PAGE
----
Yes you can create the data for the points of SOME objects programatically. It just depends on what objects you wish to create. Otherwise, if you want the data for a complex object's points then you have to create the object in a 3d modeling application, like TrueSpace or 3ds Max. Then you save off the file, then come up with a parser to read in the file and fill your data structure for the object.

But for basic primitive shapes, like cubes and spheres, you can use mathmatical formulas to create the objects. The easiest one I would guess is the cube since it only has 8 vertices.

When creating a cube you first have to decide how your data structure will look. The basic cube will need to have an array of 8 vertices. If you use just that, then the cube will also need to have an array of indices so that opengl will know how to contect what to what. But since you just want raw data we can say that all you need are the 8 vertices to be saved in the file.

What you can do is first, your cube creating function will need a center position for where the cube is going to be drawn. Here is a prototype of the function:

void vDrawCube( float xpos, float ypos, float zpos );

Well this wont help much unless all of your cubes are going to be the same size, so you should put in a variable for the "radius" of the cube. Radius being how far from the center each face is located. So now our function looks like this:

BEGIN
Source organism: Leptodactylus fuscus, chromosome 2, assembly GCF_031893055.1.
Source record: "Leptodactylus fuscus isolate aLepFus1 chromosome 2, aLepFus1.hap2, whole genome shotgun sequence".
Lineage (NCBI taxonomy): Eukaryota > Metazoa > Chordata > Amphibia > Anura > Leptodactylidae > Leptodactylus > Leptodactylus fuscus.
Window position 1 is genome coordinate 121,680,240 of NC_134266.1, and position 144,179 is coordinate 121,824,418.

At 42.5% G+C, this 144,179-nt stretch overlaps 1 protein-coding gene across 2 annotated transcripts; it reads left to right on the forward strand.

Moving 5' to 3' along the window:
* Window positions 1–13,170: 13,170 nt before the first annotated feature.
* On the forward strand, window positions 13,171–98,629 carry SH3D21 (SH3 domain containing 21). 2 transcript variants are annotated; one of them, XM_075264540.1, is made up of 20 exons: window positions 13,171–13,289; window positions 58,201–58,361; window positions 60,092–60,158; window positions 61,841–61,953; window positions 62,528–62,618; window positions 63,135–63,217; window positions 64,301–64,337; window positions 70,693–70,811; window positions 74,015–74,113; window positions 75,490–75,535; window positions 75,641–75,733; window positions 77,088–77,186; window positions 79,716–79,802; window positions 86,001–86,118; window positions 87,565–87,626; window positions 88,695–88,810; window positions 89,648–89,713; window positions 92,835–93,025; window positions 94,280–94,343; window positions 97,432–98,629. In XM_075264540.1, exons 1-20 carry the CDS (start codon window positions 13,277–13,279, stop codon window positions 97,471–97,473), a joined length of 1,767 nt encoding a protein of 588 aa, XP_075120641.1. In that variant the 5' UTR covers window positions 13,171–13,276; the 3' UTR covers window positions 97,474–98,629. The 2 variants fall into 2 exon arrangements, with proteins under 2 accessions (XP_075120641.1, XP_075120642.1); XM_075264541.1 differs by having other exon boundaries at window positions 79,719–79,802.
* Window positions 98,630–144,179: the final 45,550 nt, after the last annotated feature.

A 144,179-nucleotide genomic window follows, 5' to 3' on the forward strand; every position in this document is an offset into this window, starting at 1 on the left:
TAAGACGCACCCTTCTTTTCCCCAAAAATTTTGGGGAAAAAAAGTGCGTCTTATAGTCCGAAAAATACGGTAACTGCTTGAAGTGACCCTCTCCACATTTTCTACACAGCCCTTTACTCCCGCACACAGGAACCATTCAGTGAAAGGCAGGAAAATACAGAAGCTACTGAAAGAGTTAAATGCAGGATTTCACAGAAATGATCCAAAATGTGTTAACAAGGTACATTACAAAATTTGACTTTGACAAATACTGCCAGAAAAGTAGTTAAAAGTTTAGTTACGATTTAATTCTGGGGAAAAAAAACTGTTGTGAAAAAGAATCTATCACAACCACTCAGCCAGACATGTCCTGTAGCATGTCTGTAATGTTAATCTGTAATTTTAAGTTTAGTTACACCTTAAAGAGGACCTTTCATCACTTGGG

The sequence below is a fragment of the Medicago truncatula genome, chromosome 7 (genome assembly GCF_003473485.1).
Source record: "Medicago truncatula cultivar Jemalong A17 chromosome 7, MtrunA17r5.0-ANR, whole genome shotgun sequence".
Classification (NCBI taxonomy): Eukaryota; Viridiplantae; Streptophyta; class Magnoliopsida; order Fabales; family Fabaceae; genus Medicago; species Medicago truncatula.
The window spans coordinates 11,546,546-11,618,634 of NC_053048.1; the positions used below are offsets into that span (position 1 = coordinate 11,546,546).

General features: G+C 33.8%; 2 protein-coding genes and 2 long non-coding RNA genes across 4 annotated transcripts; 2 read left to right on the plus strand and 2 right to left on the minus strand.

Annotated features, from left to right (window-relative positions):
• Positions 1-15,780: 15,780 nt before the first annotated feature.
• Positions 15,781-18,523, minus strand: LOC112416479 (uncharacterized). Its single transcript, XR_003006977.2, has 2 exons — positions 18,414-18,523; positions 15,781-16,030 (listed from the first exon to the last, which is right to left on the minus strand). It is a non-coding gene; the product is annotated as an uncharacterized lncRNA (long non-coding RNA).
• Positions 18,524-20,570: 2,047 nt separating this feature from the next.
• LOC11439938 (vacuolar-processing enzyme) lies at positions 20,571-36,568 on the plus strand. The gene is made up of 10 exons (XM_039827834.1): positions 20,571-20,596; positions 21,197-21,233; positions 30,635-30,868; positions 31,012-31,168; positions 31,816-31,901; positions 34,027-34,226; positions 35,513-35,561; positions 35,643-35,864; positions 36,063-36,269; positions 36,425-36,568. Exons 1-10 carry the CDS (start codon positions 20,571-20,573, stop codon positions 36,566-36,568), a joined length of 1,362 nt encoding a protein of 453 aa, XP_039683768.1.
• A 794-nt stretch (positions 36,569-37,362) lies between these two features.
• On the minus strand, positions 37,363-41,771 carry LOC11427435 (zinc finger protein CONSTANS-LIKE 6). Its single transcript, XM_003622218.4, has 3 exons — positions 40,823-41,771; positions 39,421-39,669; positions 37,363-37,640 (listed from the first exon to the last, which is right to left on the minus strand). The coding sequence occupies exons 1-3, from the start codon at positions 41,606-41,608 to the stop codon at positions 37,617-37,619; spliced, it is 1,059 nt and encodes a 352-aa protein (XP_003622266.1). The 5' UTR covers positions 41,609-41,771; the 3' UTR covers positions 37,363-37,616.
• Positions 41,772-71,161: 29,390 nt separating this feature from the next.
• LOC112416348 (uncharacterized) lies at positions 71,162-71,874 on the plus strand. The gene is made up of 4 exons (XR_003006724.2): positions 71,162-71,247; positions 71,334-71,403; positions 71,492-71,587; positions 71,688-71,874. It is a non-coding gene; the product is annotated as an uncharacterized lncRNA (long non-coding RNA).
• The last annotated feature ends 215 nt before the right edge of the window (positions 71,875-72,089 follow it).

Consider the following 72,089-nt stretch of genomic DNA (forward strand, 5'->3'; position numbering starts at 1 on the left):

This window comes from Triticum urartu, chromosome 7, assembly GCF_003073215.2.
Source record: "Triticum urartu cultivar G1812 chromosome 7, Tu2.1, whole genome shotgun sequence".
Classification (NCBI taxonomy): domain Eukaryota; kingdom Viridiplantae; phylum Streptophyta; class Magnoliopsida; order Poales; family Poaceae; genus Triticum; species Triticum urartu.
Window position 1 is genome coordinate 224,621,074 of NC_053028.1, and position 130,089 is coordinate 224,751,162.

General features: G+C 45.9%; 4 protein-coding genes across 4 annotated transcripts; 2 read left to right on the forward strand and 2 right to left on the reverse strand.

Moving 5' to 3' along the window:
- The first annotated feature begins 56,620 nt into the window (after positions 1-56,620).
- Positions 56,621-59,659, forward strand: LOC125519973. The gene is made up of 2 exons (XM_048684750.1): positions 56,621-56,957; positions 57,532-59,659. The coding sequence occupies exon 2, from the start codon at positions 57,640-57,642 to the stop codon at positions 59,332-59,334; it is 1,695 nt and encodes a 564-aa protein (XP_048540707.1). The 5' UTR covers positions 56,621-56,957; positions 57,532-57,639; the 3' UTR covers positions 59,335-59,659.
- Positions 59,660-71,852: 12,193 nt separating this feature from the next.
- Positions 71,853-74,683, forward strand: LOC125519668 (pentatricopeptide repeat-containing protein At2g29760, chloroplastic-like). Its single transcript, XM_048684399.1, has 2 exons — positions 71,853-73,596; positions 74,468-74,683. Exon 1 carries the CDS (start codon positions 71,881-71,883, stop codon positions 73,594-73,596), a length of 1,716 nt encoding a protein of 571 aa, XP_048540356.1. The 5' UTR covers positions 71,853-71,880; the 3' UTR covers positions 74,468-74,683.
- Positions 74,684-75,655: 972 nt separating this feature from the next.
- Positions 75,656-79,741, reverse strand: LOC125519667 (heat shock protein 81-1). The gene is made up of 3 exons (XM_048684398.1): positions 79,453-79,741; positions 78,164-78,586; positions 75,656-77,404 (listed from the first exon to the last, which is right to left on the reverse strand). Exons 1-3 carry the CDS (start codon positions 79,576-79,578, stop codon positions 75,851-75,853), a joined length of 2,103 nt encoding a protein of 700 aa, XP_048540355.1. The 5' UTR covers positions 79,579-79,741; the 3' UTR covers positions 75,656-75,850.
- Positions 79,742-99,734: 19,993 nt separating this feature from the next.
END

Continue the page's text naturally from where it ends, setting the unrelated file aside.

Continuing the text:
void vDrawCube( float xpos, float ypos, float zpos, float rad );

Ok, now your function has a position to start from and a distance to go out to. Since each face is a cube, then each vertice of each face is going to be the same distance from the center of the face, which will be the same distance from the center of the cube. So, pick 2 faces in opposite directions to draw, lets pick the top and bottom. Ok, now lets start with the top face and pick the vertex in the positive x and z plane.

Your y value will be ypos + rad.
Your x value will be xpos + rad.
Your z value will be zpos + rad.

So the top, right, closest point on your cube is:
(xpos+rad, ypos+rad, zpos+rad)
Now all you have to do is adjust the x and z values to get the other 3 points on the top face of your cube like so: (this is the 4 points on the top of the cube starting with the right front point and moving to the left and assuming that the positive z axis comes out towards the viewer)

(xpos+rad,ypos+rad,zpos+rad)
( -(xpos+rad),ypos+rad,zpos+rad)
( -(xpos+rad),ypos+rad,-(zpos+rad))
(xpos+rad,ypos+rad,-(zpos+rad))

Now, to get the other 4 points of the cube for the bottom face you just flip the y value. So you have all the same x and z values but your y value is now -(ypos+rad).

I will leave it up to you to write the function and to create the ordering of drawing the vertices. Also, on whether to save just the 8 vertices, which is what I would recomend, or to save 24 vertices for the cube. I hope this helps give you some ideas on how you can progrmatically create vertices to save off into a file. To do a sphere, you use the math formula for a circle and can just increment the y value and radius starting at the bottom and going up to the top of the sphere.